New Dell Laptop

Intel just released their latest 8th Generation mobile processors, code named “Coffee Lake-H”, some with 6 cores, and an i9 version that Intel claims can provide “the ultimate content creation experience” in a laptop. Several laptop manufacturers also announced new models with these chips, including an updated XPS 15 from Dell. The XPS 15 has gained a strong reputation as a photographer’s mobile Windows workstation (John Shaw uses one), and this model (9570) raises the bar even higher. All tool choices are compromises, but if one is looking for a powerful 15” Windows laptop with a screen covering the Adobe RGB color space, high-end discrete graphics, very fast storage, lots of RAM, and only weighing about 4.5 pounds, this is definitely one to consider.

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Spring Migration

Waterfowl are beginning to show up again on their annual flights north. A small patch of open water in Anchorage called Spenard Crossing is one of the better spots to observe early arrivals. Today a pair of trumpeter swans, several common goldeneyes, one Barrow’s goldeneye, a bufflehead, and a pair of common mergansers worked the open leads between snow-covered banks of ice still covering much of the impound. Three gulls were also sitting atop light poles along the roadway. Geese and terns will be here soon as well.

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First day of spring and breakup is definitely underway in Anchorage. There’s still lots of snow in the Chugach Mountains east of town though and it will be some time before things begin to green up, but migrating waterfowl are expected in just a couple of weeks.

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Winter Finches

While many avian species migrate out of Alaska to more temperate climes during the winter, there are quite a number that remain in the Anchorage area year-round. Among them are Common Redpolls, colorful small finches of the Arctic tundra and boreal forest that tend to travel in busy flocks. Populations can vary widely with their erratic migration in search of food supply, at times reaching unusually large numbers termed “irruptions.” Feeders with nyjer or thistle seed are at the top of the list for attracting these energetic foragers.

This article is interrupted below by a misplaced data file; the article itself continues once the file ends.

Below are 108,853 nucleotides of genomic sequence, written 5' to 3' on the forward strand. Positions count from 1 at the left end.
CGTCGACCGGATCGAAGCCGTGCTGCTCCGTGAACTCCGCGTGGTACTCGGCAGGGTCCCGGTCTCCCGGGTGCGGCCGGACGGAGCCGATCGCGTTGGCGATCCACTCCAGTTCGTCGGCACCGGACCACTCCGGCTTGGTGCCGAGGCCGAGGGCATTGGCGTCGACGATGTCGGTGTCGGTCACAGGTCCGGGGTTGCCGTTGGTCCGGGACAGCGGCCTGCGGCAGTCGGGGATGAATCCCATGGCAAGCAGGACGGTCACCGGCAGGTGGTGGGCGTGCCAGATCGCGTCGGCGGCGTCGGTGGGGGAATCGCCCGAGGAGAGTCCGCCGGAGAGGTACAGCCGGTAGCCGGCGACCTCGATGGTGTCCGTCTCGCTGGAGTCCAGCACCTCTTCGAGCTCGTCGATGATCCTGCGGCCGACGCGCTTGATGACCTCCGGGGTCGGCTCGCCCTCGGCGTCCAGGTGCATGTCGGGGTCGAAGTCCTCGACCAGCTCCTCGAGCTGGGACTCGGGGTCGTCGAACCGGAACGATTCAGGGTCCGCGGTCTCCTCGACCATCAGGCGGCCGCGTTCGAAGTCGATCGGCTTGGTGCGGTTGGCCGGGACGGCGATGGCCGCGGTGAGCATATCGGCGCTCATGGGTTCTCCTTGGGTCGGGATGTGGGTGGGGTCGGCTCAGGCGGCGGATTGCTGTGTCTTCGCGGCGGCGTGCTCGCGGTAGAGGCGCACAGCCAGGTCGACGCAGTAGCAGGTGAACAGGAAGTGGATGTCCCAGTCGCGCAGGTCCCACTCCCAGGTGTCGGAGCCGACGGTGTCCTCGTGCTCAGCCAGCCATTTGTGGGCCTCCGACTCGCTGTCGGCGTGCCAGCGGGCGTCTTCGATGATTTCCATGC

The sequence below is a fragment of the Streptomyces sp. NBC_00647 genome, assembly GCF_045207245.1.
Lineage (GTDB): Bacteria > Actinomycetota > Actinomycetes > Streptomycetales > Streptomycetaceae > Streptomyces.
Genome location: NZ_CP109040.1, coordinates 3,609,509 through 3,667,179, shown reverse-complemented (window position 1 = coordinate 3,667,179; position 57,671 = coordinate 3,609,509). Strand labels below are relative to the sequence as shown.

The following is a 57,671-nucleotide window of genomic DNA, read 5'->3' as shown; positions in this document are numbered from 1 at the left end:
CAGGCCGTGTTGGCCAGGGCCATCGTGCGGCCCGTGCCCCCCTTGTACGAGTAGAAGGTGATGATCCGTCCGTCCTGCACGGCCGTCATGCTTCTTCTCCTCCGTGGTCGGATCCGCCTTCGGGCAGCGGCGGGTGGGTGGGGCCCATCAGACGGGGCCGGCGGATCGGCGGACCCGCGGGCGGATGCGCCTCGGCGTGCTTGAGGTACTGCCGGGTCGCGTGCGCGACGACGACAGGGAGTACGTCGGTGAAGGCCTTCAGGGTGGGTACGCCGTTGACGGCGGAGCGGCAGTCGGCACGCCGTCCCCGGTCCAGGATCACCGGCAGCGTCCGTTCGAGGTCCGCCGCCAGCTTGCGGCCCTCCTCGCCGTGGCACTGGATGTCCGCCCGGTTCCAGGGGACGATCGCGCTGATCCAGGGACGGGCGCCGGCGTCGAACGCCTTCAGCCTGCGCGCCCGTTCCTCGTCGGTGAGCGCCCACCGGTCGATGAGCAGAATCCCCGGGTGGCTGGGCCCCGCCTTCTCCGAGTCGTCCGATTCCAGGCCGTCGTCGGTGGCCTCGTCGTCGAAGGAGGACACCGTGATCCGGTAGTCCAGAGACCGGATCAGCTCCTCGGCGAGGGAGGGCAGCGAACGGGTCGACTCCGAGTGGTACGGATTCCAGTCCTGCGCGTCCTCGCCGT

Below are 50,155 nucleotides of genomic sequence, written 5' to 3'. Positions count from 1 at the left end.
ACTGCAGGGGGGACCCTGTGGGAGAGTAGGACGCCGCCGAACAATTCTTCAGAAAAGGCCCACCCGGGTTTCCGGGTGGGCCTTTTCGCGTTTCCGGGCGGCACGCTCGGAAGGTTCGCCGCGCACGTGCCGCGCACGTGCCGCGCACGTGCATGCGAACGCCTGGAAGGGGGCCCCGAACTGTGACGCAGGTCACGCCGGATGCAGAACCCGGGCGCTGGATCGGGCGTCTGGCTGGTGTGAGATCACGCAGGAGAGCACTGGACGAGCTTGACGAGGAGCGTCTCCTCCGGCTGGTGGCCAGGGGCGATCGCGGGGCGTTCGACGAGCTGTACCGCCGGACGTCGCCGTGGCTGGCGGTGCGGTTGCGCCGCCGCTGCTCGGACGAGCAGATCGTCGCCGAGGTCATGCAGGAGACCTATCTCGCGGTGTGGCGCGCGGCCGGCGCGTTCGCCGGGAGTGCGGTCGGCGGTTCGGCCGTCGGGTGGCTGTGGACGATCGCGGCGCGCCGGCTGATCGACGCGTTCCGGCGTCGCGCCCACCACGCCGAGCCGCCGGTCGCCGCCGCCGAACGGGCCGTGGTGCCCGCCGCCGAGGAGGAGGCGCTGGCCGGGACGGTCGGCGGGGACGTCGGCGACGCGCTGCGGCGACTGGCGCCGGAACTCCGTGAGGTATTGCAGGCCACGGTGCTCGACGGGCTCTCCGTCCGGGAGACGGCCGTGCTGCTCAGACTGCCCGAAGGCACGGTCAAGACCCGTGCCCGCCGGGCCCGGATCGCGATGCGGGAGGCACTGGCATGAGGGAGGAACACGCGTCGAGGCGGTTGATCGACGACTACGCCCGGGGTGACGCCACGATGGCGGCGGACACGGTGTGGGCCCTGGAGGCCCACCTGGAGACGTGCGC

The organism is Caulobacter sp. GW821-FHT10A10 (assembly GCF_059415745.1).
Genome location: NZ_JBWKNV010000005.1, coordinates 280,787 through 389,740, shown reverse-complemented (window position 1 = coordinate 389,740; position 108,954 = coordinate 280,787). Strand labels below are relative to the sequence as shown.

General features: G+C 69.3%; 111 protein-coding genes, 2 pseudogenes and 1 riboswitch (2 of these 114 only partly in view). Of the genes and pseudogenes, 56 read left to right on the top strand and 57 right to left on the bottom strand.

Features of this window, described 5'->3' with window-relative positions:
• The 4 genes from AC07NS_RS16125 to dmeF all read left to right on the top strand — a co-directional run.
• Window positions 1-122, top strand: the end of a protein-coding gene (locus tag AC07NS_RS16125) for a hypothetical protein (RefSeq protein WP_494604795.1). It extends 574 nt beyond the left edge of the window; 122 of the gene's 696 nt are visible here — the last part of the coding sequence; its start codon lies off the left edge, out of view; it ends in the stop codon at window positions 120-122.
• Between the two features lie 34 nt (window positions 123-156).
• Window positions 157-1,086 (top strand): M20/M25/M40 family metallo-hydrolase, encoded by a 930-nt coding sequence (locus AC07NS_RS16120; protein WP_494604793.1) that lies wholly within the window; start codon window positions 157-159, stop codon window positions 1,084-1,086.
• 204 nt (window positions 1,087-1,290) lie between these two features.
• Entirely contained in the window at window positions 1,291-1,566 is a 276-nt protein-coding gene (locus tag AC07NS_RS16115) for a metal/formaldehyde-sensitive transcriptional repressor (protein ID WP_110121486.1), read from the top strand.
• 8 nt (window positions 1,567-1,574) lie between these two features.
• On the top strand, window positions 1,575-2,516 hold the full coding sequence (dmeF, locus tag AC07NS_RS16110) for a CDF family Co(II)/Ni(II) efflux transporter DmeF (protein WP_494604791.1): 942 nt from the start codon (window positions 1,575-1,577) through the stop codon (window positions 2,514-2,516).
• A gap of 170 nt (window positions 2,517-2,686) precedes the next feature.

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2017 Ending

It’s been an interesting year! While there has been plenty going on in the photo technology world, social and political events have forcefully intruded in a near-overwhelming fashion. We simply can’t escape it. Read John Shaw’s blog.

Mirrorless has been on the march, led by the Sony a9 and a7R Mark III. And one of the more interesting aspects of these two models has nothing to do with sensor resolution or frame rate, but the power source! The new NP-FZ100 battery used in both cameras provides sufficient charge for serious shooting without needing to resort to a pocket full of spares. That’s a big deal…big enough that one writer on DPReview is awarding the battery his choice of Gear of the Year.

Batteries are one of the significant issues that have separated mirrorless cameras in general from DSLRs. There are many other factors of course, and a very interesting (though somewhat rambling) interview with Rob Galbraith covers some of them. The discussion is focused on photojournalism and sports, but the observations translate well to wildlife photography. Before taking a position as a photojournalism instructor, Rob ran one of the most popular and informative websites on digital photography—DPI—which is still active but hasn’t been updated since 2013.

With mirrorless (especially M4/3), one of the glaring gaps in equipment coverage has been large-aperture long lenses. Until recently the Olympus 300/4 Pro was the most significant offering. Less than a month ago Panasonic announced their Leica Elmarit 200/2.8. Along with the lens, the Lumix G9 was made public—a high-end body specifically targeted (in part) at nature still photographers. Expect more reveals at the 2018 International Consumer Electronics Show the second week of January.

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Nik Rescued

Sometimes good things happen. DxO has acquired the Nik Collection and U point technology from Google. The current Collection is available free, and DxO plans to update it next year. They’ve already rebranded OpticsPro as PhotoLab to include U point. More perspective from Thom Hogan here.

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Monitor Evolution

A bedrock requirement in a discriminating digital workflow is a monitor (or monitors) that exhibit accurate, consistent color. Unless one starts with a known set of parameters (white point, gamma, and intensity), all subsequent adjustments to image files are more or less arbitrary and will likely have a different appearance when viewed on other systems than your own.

Color gamut is another issue. Electronic devices have differing capabilities of recording and displaying colors in the light spectrum visible to humans. The rather small sRGB color space has been the defacto standard for images on the web, though more and more devices are now able to achieve wider gamuts. The popularity of video has also ushered in additional color spaces like DCI-P3 and Rec. 2020 to help standardize capture, projection, and viewing experiences.

I’ve been using a pair of NEC LCD2690WUXi monitors for a number of years with great satisfaction. Among the early wide gamut displays, these units also offered hardware calibration using NEC’s SpectraView II software and a specially tuned colorimeter to ensure color accuracy and uniformity. The calibration is relatively quick and painless, precise, and provides direct feedback each time the process is run, instilling a high level of confidence that all the hard visual work optimizing image files is conducted from a known and repeatable baseline. But technology marches on. CCFL (fluorescent) backlights have given way to LEDs, and the types of LEDs continue to evolve to deliver additional benefits to discriminating photographers.